Update
US weighs biodefense measures
Ted Agres | Dec 4, 2005
The US Senate plans to offer new incentives to the pharmaceutical and biotech industries to develop more vaccines, drugs, and countermeasures against a range of pathogens.
Italian academics protest reforms
Marta Paterlini | Dec 4, 2005
Last month, the Italian Parliament approved a debated reform proposed by University and Research Minister Letizia Moratti that eliminates permanent contracts for all but professors and establishes a national exam for those who wish to qualify as a professor.
Acrylamide study sparks German debate
Ned Stafford | Dec 4, 2005
that implied levels of the carcinogen acrylamide in the body might not be as strongly influenced by consumption of acrylamide-containing food as is currently believed.
US animal lab limit dropped
Graciela Flores | Dec 4, 2005
The US Senate recently dropped a proposed amendment from the Agriculture Appropriations Bill to restrict research institutions from purchasing laboratory animals from Class B dealers.
Aussie job cuts worry scientists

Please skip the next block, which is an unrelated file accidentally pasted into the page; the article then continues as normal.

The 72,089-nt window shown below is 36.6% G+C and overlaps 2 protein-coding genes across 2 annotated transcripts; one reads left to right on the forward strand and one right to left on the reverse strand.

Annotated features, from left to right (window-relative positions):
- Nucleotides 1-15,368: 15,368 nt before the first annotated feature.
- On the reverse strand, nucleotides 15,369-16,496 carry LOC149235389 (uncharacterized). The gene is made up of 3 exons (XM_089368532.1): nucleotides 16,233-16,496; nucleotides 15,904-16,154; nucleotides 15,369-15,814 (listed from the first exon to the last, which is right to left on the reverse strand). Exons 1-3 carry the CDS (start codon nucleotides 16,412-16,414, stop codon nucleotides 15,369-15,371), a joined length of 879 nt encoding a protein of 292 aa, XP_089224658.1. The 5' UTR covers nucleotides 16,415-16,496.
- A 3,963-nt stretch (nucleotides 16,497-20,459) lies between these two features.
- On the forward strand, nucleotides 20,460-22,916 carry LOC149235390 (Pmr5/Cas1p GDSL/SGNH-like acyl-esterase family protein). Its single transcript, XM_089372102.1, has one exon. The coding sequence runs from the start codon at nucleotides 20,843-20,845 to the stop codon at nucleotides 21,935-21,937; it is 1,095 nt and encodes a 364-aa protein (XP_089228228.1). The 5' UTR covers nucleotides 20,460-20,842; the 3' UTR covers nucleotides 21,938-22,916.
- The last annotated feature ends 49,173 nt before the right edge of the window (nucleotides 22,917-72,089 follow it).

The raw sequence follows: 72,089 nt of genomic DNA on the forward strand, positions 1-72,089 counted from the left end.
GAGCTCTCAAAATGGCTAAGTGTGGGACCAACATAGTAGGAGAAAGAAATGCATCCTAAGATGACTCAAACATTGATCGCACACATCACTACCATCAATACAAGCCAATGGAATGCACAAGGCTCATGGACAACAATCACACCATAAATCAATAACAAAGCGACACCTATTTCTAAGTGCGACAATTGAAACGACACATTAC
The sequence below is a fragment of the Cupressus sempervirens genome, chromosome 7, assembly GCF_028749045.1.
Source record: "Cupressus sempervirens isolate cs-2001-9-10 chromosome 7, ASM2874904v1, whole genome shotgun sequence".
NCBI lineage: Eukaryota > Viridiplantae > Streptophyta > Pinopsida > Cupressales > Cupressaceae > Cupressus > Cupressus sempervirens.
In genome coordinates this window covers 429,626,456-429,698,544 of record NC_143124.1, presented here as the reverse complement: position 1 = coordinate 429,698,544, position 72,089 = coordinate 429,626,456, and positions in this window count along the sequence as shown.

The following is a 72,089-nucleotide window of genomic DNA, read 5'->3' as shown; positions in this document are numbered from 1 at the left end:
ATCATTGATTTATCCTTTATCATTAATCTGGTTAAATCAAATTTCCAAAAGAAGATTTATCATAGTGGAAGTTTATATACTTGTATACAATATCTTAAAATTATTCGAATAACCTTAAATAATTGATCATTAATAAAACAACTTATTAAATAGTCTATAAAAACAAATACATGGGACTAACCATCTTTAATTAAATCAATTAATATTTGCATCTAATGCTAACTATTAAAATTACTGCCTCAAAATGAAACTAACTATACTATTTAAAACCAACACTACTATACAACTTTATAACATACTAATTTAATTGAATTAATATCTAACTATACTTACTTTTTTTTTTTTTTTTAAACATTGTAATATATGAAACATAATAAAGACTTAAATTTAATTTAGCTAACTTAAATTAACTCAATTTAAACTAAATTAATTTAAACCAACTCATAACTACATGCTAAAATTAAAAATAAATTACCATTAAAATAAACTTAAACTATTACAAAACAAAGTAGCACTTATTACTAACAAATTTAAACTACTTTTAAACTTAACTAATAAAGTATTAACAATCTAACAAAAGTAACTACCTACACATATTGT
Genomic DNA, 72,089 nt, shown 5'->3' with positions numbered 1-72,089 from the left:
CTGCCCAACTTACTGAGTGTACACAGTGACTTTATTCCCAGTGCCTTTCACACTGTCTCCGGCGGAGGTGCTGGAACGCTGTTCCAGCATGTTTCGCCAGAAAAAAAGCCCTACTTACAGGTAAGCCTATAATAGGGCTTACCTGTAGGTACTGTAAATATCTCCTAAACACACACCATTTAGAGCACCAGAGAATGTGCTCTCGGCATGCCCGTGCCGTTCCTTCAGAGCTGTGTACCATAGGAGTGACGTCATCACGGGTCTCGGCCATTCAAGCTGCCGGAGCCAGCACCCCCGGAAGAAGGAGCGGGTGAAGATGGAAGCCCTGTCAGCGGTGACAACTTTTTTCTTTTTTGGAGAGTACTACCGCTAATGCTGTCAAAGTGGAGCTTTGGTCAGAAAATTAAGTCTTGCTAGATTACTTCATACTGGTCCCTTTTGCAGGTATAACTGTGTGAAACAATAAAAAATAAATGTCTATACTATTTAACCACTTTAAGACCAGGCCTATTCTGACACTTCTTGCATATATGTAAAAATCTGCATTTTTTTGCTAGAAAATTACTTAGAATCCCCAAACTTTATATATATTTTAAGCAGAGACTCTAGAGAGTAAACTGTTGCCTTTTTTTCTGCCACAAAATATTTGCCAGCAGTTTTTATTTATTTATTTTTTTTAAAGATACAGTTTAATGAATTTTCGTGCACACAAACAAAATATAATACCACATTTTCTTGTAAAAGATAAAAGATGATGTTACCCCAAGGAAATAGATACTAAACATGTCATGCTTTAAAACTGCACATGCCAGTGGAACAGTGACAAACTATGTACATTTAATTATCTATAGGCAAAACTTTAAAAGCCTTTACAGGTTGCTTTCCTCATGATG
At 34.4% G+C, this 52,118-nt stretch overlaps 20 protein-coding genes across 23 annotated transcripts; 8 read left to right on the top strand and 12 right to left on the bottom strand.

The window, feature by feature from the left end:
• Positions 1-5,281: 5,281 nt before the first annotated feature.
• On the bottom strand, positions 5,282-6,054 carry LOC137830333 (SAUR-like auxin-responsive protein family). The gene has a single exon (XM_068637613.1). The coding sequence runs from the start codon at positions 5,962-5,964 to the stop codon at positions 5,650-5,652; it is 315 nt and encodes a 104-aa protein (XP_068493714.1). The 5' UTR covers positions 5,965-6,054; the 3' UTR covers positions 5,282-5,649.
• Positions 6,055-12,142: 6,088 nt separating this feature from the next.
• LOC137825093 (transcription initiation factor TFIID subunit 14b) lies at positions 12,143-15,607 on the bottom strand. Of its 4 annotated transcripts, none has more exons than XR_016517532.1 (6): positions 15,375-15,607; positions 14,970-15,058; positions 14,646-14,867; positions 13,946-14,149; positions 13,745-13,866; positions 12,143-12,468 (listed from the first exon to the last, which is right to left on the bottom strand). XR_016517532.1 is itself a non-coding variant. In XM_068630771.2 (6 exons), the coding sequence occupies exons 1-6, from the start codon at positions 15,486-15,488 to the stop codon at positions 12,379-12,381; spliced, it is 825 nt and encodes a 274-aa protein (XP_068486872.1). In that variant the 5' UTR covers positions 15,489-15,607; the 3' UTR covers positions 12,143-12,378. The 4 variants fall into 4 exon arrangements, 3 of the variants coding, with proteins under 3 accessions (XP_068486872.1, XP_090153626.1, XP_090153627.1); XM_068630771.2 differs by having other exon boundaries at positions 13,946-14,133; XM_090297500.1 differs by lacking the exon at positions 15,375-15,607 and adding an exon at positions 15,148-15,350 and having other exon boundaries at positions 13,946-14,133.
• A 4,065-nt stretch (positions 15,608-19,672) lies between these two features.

Stephen Pincock | Dec 4, 2005
Australia's major government science body, the Commonwealth Scientific and Industrial Research Organization (CSIRO), plans to cut up to 25% of its research support staff during the next three years to save about $30 million (Australian) per year.
Ethiopian biotech institute planned
Wagdy Sawahel | Dec 4, 2005
Ethiopia plans to open its first Agricultural Biotechnology Research Institute (ABRI) by next year.
Korean stem cells are not for everyone
Melissa Lee Phillips | Nov 20, 2005
Scientists in countries with the most restrictive policies on research cloning may not be able to take advantage of the international consortium based in South Korea, which was hailed last month as a means to provide stem cells to researchers living in restrictive environments.
Concerns over new EU ethics panel
Xavier Bosch | Nov 20, 2005
A fight has erupted over the composition of an influential European ethics panel that advises the government on science and technology, with some arguing that new nominations were based on political and religious considerations, not ability or experience.
Will open access work?
Stephen Pincock | Oct 23, 2005
A new report on open-access publishing released earlier this month has raised concerns about peer review, the standard of editing, and the financial future of some open-access journals.
US societies reverse rules on Iranians
John Dudley Miller | Oct 23, 2005
Two American academic societies have recently reversed their policies toward Iranian scientists.